How much money will there be to pass to the next gen if the parents live another 10 or 15 or 20 years? You do the math. Run the cash flow projections for your clients if they live to 110 instead of 90. Besides spending their money on these extra years of day-to-day lifestyle, they will have the opportunity to make investments in their health and longevity that you could only imagine by watching Star Trek. Steve Jobs was worth $11B when he died from pancreatic cancer. If he could have purchased an artificial pancreas or had one grown from his own stem cells for say, $11B, what do you think he would have done? Who do you know who would give up all of their money to have their health back?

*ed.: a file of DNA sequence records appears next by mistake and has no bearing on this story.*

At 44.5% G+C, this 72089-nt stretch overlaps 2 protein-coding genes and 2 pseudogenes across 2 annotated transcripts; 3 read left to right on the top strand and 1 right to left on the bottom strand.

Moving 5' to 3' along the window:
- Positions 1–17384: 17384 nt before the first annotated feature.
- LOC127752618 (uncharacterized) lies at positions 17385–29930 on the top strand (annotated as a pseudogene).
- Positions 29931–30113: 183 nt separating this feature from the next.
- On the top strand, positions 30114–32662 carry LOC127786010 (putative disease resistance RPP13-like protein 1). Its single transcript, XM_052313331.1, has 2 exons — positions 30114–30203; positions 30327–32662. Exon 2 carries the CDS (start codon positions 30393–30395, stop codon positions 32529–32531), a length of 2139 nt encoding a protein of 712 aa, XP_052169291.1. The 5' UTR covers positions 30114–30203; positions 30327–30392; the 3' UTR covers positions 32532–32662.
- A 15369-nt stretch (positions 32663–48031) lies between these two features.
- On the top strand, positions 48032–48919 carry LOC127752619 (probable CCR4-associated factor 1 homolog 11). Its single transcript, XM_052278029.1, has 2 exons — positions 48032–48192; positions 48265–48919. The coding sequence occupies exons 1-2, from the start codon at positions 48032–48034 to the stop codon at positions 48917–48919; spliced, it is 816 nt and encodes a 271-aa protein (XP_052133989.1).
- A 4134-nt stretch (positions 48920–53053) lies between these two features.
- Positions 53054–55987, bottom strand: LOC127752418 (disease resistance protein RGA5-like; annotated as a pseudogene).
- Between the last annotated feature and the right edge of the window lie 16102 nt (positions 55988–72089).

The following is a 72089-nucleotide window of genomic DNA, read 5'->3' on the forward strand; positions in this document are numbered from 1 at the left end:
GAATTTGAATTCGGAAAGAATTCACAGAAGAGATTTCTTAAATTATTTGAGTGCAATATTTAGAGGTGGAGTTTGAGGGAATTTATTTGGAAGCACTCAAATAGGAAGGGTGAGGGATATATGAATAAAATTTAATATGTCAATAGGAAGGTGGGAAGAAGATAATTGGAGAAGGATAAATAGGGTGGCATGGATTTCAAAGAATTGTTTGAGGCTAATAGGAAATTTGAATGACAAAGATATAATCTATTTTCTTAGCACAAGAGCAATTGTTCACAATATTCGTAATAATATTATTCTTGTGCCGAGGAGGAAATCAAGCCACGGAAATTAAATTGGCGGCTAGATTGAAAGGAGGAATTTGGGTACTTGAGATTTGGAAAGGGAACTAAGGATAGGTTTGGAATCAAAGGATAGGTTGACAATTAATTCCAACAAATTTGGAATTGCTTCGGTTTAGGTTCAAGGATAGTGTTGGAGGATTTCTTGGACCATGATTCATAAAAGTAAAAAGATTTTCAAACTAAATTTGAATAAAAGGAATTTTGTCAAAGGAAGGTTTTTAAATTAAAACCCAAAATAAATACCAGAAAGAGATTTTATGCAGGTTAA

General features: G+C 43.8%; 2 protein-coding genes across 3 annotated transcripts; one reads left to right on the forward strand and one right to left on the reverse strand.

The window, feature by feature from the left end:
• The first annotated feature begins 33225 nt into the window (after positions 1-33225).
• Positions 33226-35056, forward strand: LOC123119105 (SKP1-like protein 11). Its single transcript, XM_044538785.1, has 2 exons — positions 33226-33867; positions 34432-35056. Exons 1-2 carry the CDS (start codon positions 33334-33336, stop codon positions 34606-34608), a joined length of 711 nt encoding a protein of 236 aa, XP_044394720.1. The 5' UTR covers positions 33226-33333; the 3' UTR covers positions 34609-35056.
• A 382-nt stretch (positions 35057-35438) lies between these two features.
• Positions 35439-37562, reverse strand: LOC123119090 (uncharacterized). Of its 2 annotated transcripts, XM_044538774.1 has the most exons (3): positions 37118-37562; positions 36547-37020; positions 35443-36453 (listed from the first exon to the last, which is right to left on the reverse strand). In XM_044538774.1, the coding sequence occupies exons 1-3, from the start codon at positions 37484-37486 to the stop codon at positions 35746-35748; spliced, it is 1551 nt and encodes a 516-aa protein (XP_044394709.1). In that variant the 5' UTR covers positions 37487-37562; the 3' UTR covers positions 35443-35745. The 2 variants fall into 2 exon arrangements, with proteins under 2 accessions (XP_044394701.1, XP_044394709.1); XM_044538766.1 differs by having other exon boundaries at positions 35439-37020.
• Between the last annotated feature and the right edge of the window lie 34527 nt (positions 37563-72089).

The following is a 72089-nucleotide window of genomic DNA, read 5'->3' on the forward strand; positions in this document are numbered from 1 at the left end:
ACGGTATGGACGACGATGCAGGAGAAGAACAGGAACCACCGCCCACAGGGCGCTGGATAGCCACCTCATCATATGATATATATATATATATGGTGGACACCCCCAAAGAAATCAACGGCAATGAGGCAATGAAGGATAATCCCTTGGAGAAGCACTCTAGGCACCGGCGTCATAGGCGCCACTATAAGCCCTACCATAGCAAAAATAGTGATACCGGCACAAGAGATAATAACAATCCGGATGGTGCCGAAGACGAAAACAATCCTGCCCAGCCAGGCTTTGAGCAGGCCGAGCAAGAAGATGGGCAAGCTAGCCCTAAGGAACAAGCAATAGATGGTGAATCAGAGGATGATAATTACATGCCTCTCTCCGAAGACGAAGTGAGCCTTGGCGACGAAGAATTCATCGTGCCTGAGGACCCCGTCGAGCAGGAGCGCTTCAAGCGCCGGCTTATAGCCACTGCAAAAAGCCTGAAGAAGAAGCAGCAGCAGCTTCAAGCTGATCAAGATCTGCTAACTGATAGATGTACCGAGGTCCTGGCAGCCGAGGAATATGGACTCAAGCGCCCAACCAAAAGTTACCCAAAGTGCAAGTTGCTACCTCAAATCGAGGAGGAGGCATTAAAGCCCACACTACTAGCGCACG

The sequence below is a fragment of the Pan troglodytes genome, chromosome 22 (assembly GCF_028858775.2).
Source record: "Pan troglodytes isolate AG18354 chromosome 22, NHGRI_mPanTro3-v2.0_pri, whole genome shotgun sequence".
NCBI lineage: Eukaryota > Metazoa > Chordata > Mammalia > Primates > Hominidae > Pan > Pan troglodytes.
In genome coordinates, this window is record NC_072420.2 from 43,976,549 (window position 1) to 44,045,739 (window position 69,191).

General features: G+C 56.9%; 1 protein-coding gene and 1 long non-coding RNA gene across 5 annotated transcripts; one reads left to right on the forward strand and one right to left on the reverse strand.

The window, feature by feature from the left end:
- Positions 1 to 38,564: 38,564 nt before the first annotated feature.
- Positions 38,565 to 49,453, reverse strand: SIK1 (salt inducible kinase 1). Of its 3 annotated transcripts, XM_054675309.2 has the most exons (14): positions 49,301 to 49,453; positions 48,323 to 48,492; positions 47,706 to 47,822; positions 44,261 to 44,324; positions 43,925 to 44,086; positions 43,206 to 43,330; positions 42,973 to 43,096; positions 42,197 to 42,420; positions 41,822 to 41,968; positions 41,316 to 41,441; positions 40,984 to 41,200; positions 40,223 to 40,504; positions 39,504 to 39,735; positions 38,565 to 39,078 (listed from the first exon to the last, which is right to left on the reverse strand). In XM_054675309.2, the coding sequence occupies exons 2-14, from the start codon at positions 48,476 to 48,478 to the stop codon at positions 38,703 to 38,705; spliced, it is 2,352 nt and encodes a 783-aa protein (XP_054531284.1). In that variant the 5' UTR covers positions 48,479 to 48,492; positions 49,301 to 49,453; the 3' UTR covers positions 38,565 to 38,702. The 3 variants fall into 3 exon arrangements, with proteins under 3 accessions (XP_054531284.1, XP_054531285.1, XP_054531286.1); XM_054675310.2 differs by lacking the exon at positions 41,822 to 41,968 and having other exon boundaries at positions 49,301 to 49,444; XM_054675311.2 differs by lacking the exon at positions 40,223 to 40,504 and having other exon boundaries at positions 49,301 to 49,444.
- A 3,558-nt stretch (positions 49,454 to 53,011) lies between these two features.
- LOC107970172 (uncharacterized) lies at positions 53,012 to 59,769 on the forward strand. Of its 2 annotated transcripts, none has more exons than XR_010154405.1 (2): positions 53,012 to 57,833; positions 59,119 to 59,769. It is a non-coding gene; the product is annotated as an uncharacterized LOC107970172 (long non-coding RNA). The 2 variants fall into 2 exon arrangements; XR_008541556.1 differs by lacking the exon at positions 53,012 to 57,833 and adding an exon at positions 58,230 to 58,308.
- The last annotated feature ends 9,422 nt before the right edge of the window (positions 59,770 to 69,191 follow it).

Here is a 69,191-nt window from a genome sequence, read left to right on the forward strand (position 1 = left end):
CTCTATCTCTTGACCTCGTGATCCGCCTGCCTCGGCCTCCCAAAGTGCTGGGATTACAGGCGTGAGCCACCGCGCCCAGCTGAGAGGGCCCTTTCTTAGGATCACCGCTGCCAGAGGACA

So the current 50+ group is going to keep their money longer, maybe much longer, than so-called conventional wisdom has estimated. Then that begs the question, “will this generation of younger people in their 20s, 30s, 40s be different when it comes to their money behavior than previous generations?” When will they develop an appreciation for financial planning, saving, investing, and insurance? Is it conceivable that the generation with 42 million living at home well into their 20s and even 30s might start acting like a responsible grownup a bit later than their parents? While every generation is unique in some ways, human nature doesn’t completely change in a generation. As their parents and grandparents live much longer than expected, this could reduce their fear of running out of time; therefore, give them even less incentive to warm up to financial planning, saving, investing, and insurance. Their attitude might become, “Well, if I’m going to live 20 or 30 years longer I guess I can start saving 20 or 30 years later.”